The superiority of pinacidil over adenosine cardioplegia in blood-perfused isolated hearts

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Our laboratory has shown that the potassium-channel opener pinacidil is an effective cardioplegic agent. A theoretical benefit of cardioplegia with potassium-channel openers is that it arrests the heart at hyperpolarized membrane potentials, a state of minimal metabolic requirement. This study was designed to examine another nondepolarizing agent, adenosine, and to test the hypothesis that it could provide comparable cardioprotection or augment potassium-channel opener cardioplegia.


Using the blood-perfused Langendorff technique, isolated rabbit hearts were arrested for 30 minutes of global normothermic ischemia. Cardioplegia consisted of either Krebs-Henseleit solution alone (control) or with pinacidil (50 μmol/L), adenosine (200 μmol/L to 1 mmol/L), or pinacidil + adenosine (200 μmol/L). Recovery of developed pressure and coronary flow were recorded.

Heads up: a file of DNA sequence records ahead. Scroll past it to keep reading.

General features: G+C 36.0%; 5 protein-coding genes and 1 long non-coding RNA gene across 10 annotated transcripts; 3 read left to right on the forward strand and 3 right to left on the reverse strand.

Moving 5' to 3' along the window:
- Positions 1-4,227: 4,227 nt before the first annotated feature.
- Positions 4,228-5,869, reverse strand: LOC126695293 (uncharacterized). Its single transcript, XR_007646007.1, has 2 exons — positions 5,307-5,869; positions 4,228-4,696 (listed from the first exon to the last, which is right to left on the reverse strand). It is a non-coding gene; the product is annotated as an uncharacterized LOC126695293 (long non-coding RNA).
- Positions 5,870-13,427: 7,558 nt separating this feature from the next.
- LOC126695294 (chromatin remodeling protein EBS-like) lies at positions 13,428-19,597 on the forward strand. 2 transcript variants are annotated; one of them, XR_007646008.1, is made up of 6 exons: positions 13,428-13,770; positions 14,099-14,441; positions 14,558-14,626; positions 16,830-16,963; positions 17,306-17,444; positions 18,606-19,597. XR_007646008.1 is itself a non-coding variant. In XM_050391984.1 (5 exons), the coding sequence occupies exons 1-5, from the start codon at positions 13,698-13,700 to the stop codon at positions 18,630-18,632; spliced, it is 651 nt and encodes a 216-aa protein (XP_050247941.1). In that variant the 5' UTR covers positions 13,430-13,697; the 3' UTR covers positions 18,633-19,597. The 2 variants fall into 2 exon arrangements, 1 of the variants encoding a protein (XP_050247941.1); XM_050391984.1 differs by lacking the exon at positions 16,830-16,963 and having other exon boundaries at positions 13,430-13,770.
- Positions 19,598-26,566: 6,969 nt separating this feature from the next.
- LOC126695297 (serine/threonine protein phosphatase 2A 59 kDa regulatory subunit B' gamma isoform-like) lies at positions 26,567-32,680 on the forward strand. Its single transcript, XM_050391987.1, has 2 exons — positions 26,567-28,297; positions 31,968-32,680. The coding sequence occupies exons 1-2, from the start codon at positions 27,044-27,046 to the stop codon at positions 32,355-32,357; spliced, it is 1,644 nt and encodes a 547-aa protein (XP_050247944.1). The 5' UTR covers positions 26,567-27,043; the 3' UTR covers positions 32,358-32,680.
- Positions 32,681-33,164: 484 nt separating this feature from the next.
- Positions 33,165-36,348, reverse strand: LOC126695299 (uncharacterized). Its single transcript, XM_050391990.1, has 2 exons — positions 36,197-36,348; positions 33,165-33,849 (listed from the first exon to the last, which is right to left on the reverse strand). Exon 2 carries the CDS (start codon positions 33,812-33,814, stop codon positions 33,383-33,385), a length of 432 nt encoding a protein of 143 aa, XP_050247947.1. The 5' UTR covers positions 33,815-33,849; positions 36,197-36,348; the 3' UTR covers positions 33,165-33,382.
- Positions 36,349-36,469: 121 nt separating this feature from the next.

Postischemic functional recovery for control, pinacidil, adenosine, and adenosine + pinacidil groups was 44.1% ± 3.4%, 59.5% ± 5.2% (p < 0.05 versus control), 37.0% ± 4.5%, and 56.0% ± 2.9%, respectively.


Adenosine, alone or as adjunct to pinacidil cardioplegia, was not an effective cardioplegic agent, despite shorter times to electromechanical arrest than control. The ineffectiveness of adenosine suggests that the cardioprotective properties of potassium-channel openers involve mechanisms other than the avoidance of membrane depolarization.

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